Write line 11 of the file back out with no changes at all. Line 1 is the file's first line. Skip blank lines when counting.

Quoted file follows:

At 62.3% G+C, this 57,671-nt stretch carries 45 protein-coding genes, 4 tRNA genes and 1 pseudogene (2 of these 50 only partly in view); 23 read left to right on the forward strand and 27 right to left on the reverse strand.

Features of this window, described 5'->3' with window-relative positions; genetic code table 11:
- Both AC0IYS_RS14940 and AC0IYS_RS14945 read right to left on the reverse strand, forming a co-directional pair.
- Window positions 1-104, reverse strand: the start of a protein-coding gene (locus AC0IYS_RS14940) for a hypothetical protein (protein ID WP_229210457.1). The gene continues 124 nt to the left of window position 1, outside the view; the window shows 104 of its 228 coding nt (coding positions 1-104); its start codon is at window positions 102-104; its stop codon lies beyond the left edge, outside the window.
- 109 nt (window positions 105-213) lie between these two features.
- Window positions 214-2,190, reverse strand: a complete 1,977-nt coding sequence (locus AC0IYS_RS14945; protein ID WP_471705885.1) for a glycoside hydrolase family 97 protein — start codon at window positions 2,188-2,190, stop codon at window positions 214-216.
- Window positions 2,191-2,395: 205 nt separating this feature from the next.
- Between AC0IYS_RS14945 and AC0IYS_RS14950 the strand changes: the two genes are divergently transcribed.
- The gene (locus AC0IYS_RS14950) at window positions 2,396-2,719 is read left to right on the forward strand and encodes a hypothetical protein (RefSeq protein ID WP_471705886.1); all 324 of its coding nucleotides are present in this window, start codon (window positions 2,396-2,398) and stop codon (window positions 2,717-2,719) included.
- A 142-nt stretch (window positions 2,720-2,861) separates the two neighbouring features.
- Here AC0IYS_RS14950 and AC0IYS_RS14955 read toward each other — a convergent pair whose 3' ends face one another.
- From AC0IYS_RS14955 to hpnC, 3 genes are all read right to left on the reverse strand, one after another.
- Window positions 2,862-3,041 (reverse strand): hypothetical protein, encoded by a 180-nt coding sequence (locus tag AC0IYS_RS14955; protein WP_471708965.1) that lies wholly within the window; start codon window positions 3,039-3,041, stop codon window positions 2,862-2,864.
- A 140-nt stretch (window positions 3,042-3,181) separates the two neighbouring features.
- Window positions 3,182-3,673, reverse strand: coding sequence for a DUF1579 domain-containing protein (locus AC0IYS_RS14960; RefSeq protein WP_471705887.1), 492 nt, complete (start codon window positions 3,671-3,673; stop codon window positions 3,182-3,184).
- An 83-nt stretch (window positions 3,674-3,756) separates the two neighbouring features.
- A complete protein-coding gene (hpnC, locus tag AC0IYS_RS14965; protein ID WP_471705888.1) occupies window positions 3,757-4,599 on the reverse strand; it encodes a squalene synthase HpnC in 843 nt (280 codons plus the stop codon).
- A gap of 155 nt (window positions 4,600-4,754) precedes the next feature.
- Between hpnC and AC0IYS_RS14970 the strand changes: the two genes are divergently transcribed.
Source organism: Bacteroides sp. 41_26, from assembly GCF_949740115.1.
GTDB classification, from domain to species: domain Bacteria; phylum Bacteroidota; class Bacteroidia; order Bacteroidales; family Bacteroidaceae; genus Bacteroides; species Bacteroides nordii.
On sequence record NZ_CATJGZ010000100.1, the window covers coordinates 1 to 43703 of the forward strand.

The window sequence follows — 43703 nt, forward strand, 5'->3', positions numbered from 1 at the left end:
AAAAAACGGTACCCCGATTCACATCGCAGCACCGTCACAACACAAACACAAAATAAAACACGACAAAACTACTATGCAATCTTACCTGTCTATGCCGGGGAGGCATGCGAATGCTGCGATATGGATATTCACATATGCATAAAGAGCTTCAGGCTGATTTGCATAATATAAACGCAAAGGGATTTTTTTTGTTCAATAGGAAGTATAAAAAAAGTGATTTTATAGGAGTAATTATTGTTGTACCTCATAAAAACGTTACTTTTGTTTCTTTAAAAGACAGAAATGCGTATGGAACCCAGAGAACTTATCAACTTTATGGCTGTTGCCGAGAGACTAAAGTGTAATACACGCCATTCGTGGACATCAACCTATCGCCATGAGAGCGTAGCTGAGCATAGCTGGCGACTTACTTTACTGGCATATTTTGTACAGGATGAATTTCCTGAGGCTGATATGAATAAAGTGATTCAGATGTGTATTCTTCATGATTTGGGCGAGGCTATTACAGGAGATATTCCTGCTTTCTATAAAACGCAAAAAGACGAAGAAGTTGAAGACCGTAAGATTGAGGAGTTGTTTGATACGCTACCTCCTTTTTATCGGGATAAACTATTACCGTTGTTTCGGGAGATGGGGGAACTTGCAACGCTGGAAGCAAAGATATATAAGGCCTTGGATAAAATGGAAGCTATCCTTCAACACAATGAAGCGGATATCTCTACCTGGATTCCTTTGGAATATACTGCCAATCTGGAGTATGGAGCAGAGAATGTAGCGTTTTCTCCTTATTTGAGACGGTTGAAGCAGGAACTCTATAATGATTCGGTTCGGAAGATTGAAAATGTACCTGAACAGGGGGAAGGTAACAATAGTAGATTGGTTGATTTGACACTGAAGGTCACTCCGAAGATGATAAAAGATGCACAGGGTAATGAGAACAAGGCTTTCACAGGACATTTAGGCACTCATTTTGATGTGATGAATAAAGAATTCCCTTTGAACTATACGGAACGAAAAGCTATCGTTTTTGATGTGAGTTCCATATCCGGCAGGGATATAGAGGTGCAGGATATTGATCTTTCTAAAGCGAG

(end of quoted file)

- Here AC0IYS_RS14950 and AC0IYS_RS14955 read toward each other — a convergent pair whose 3' ends face one another.